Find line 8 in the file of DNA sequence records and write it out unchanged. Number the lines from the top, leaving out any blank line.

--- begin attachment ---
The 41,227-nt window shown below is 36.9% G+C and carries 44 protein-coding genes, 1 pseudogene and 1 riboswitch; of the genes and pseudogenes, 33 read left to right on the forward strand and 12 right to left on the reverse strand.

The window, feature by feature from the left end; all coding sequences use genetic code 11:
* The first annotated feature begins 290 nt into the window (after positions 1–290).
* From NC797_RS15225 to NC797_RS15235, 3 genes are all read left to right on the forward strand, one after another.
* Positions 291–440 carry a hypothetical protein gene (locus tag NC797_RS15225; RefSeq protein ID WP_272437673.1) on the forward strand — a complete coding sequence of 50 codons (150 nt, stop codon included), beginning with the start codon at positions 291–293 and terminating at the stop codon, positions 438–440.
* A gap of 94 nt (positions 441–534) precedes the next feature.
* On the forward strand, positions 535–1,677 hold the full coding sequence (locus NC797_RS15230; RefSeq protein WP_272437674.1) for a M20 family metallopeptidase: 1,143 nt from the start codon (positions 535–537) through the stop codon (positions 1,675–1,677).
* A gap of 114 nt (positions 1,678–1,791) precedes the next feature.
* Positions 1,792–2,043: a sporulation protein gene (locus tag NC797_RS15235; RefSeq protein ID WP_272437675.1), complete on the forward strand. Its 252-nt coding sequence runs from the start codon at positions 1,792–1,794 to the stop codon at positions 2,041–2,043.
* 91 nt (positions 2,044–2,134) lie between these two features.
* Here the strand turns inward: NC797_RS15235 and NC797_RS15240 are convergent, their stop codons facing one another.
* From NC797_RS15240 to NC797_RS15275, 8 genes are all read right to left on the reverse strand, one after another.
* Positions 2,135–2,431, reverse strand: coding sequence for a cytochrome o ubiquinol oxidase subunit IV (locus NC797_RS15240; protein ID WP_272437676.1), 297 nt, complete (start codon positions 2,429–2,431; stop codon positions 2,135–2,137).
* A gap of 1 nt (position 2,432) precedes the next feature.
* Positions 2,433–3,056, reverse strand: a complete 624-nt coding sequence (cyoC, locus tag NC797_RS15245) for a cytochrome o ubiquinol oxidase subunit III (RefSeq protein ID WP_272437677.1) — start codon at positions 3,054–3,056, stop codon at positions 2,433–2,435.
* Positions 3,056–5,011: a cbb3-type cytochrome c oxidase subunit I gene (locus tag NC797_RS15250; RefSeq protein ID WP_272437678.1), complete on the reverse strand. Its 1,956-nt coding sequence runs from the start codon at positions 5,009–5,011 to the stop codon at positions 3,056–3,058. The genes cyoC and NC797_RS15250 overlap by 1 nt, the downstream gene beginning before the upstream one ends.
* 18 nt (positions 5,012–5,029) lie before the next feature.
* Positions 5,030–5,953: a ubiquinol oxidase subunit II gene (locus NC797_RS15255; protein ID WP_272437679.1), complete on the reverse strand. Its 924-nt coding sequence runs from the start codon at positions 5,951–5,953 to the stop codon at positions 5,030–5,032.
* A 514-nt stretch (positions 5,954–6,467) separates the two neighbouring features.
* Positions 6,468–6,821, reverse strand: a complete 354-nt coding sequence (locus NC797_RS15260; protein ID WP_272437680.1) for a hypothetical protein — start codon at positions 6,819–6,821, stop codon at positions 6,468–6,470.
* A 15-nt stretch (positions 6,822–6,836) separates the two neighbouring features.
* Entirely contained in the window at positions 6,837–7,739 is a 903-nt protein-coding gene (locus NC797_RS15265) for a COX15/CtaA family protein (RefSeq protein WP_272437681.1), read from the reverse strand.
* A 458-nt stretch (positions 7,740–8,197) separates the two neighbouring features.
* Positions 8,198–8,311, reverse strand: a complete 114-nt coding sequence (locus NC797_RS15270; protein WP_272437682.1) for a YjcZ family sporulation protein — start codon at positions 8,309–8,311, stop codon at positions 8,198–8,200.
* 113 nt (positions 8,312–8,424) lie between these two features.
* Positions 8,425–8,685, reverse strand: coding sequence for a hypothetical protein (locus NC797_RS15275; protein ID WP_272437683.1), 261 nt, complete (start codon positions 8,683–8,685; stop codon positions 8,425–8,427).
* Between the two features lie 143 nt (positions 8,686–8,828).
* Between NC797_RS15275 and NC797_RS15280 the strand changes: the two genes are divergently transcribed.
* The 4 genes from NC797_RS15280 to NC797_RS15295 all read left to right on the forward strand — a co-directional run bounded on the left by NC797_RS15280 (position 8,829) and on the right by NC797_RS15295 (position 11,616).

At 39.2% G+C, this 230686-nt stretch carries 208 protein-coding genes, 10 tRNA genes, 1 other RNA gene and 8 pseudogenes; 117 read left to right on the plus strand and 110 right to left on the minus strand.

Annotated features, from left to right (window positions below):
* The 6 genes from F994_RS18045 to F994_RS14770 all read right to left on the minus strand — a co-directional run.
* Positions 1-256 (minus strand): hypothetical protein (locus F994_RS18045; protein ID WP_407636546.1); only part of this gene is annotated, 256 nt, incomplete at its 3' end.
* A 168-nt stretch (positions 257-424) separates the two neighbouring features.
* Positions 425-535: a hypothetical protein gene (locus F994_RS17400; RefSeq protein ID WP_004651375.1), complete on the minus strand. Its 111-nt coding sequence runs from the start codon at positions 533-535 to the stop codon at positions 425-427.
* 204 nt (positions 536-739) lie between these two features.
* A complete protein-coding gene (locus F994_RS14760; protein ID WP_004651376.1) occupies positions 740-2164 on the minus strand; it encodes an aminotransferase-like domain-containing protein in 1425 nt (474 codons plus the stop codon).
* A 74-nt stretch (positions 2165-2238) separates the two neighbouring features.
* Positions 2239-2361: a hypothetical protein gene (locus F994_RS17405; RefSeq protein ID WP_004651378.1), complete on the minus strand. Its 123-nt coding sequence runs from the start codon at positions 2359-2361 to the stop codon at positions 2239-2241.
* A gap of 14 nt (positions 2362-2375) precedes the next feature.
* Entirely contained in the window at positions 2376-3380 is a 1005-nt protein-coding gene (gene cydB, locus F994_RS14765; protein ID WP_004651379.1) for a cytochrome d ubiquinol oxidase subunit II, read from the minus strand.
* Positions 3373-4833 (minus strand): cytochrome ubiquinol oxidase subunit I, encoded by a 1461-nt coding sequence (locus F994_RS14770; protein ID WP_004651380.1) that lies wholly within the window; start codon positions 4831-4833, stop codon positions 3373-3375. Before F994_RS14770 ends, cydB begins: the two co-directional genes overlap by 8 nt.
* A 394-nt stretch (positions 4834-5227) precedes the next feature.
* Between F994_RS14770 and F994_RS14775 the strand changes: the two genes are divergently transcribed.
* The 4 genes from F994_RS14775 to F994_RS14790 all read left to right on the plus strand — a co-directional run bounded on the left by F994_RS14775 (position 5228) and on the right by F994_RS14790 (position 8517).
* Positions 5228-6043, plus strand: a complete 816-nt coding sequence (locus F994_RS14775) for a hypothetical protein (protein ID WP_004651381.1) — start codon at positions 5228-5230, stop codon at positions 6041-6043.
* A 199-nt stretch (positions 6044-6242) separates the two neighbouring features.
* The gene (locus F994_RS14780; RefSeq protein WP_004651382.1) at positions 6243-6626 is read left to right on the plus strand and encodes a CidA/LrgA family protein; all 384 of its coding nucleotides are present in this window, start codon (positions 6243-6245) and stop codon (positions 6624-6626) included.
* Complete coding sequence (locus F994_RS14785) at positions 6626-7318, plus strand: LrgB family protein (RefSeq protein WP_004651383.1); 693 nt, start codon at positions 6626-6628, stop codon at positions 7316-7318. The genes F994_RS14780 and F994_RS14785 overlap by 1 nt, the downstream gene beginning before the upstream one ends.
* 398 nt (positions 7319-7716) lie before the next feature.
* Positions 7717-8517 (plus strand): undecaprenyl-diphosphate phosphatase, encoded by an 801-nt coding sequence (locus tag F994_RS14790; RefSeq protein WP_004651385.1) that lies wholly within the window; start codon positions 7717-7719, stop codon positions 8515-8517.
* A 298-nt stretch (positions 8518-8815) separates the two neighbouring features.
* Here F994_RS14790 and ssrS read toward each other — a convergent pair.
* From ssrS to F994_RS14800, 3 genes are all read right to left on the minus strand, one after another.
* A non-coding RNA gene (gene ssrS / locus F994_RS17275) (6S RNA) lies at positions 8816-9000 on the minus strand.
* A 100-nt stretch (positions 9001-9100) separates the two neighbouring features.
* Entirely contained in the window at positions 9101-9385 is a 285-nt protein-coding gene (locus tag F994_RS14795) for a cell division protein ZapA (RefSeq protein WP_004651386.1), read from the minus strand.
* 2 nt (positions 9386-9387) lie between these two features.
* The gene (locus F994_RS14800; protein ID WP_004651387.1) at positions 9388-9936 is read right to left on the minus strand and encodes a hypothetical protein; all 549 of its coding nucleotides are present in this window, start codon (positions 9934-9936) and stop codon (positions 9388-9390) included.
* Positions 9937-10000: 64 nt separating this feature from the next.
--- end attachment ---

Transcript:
* A gap of 114 nt (positions 1,678–1,791) precedes the next feature.